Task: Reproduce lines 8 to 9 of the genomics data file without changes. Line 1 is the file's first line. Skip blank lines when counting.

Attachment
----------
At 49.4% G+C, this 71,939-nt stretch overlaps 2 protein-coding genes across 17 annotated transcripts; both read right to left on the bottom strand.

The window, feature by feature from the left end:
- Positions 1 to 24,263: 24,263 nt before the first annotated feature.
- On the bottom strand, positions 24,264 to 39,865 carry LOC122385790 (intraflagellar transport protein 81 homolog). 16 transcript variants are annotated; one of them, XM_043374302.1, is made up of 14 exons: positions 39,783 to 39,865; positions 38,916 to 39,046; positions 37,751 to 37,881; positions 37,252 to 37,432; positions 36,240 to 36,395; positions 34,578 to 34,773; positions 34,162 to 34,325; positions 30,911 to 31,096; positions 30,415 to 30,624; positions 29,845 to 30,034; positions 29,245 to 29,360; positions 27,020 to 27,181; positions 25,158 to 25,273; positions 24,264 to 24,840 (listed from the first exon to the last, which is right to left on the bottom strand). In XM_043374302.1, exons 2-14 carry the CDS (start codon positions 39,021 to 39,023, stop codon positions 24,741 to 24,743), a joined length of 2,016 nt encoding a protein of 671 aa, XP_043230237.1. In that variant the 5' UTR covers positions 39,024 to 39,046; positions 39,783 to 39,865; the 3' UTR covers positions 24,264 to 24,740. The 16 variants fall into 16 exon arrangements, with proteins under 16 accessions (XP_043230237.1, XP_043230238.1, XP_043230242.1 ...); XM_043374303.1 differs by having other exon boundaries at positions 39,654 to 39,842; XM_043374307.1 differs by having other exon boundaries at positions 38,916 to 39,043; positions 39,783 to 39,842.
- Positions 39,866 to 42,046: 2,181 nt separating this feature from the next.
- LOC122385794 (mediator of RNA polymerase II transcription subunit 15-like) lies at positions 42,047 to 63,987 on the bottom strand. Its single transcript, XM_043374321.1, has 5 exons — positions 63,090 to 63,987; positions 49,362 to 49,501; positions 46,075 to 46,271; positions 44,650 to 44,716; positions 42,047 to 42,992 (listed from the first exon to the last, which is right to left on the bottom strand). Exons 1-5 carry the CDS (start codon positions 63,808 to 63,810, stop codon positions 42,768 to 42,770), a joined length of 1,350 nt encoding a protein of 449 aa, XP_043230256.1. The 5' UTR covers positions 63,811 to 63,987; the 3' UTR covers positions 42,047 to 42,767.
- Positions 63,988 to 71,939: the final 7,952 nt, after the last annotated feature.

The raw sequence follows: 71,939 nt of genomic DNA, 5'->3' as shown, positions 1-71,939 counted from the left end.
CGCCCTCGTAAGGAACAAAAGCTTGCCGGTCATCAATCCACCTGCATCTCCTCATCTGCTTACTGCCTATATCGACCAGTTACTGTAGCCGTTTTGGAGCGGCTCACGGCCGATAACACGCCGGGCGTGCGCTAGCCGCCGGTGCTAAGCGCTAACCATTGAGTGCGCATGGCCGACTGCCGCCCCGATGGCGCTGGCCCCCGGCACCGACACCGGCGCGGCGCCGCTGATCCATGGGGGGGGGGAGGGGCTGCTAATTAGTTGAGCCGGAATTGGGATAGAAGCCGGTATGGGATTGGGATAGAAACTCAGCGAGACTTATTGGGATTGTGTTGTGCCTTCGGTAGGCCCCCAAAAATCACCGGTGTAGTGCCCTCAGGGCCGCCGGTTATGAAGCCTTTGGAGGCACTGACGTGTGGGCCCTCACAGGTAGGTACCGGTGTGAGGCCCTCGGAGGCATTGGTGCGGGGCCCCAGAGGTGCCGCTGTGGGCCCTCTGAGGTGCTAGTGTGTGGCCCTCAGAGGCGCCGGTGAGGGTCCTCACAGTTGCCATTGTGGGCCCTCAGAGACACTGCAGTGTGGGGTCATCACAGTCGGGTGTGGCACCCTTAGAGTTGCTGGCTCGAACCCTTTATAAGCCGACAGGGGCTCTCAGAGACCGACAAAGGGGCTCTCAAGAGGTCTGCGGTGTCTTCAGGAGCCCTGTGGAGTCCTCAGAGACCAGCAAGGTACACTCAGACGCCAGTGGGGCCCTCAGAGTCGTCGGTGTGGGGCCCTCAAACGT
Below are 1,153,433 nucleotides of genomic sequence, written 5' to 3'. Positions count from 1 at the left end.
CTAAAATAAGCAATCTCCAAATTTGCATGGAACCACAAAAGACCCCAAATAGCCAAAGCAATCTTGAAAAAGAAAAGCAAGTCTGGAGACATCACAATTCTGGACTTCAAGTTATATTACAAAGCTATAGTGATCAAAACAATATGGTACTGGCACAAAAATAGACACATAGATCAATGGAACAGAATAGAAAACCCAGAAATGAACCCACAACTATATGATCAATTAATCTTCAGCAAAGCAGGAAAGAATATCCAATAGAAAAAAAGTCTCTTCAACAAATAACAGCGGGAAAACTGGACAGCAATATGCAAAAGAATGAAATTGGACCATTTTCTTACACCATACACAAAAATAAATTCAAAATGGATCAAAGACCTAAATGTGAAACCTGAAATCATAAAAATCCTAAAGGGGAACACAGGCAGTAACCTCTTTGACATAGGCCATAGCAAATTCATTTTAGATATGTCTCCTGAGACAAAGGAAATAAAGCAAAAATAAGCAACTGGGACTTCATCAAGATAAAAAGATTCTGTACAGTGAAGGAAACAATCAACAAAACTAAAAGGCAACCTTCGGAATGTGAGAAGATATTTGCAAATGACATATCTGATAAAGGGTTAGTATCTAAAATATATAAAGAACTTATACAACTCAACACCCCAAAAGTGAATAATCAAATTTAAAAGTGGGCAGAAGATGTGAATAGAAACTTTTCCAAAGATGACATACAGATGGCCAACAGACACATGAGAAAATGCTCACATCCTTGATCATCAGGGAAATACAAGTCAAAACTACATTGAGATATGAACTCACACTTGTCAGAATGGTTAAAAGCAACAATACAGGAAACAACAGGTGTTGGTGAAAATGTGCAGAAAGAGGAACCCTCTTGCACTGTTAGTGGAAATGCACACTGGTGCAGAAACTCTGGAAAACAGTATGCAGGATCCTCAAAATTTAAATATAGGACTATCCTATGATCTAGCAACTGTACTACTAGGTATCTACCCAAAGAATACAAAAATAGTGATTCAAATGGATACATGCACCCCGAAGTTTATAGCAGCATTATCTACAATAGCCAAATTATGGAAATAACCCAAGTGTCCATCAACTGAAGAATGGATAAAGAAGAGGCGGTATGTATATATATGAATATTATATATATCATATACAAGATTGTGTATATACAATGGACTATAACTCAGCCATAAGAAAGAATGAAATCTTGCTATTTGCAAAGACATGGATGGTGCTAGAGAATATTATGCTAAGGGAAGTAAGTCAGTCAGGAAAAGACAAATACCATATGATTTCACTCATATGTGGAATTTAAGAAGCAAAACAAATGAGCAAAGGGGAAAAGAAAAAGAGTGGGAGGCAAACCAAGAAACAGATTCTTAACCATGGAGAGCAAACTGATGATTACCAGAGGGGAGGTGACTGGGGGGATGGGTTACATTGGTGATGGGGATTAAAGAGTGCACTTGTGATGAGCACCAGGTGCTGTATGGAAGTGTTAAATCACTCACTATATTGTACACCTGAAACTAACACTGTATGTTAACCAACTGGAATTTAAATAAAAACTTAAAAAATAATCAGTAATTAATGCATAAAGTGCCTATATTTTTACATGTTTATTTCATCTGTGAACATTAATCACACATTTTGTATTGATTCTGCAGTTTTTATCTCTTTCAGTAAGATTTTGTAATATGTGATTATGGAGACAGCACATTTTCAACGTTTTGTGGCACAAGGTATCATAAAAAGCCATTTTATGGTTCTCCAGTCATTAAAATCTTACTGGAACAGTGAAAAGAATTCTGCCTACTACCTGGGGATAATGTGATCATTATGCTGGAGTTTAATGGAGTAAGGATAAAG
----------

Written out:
The raw sequence follows: 71,939 nt of genomic DNA, 5'->3' as shown, positions 1-71,939 counted from the left end.
CGCCCTCGTAAGGAACAAAAGCTTGCCGGTCATCAATCCACCTGCATCTCCTCATCTGCTTACTGCCTATATCGACCAGTTACTGTAGCCGTTTTGGAGCGGCTCACGGCCGATAACACGCCGGGCGTGCGCTAGCCGCCGGTGCTAAGCGCTAACCATTGAGTGCGCATGGCCGACTGCCGCCCCGATGGCGCTGGCCCCCGGCACCGACACCGGCGCGGCGCCGCTGATCCATGGGGGGGGGGAGGGGCTGCTAATTAGTTGAGCCGGAATTGGGATAGAAGCCGGTATGGGATTGGGATAGAAACTCAGCGAGACTTATTGGGATTGTGTTGTGCCTTCGGTAGGCCCCCAAAAATCACCGGTGTAGTGCCCTCAGGGCCGCCGGTTATGAAGCCTTTGGAGGCACTGACGTGTGGGCCCTCACAGGTAGGTACCGGTGTGAGGCCCTCGGAGGCATTGGTGCGGGGCCCCAGAGGTGCCGCTGTGGGCCCTCTGAGGTGCTAGTGTGTGGCCCTCAGAGGCGCCGGTGAGGGTCCTCACAGTTGCCATTGTGGGCCCTCAGAGACACTGCAGTGTGGGGTCATCACAGTCGGGTGTGGCACCCTTAGAGTTGCTGGCTCGAACCCTTTATAAGCCGACAGGGGCTCTCAGAGACCGACAAAGGGGCTCTCAAGAGGTCTGCGGTGTCTTCAGGAGCCCTGTGGAGTCCTCAGAGACCAGCAAGGTACACTCAGACGCCAGTGGGGCCCTCAGAGTCGTCGGTGTGGGGCCCTCAAACGT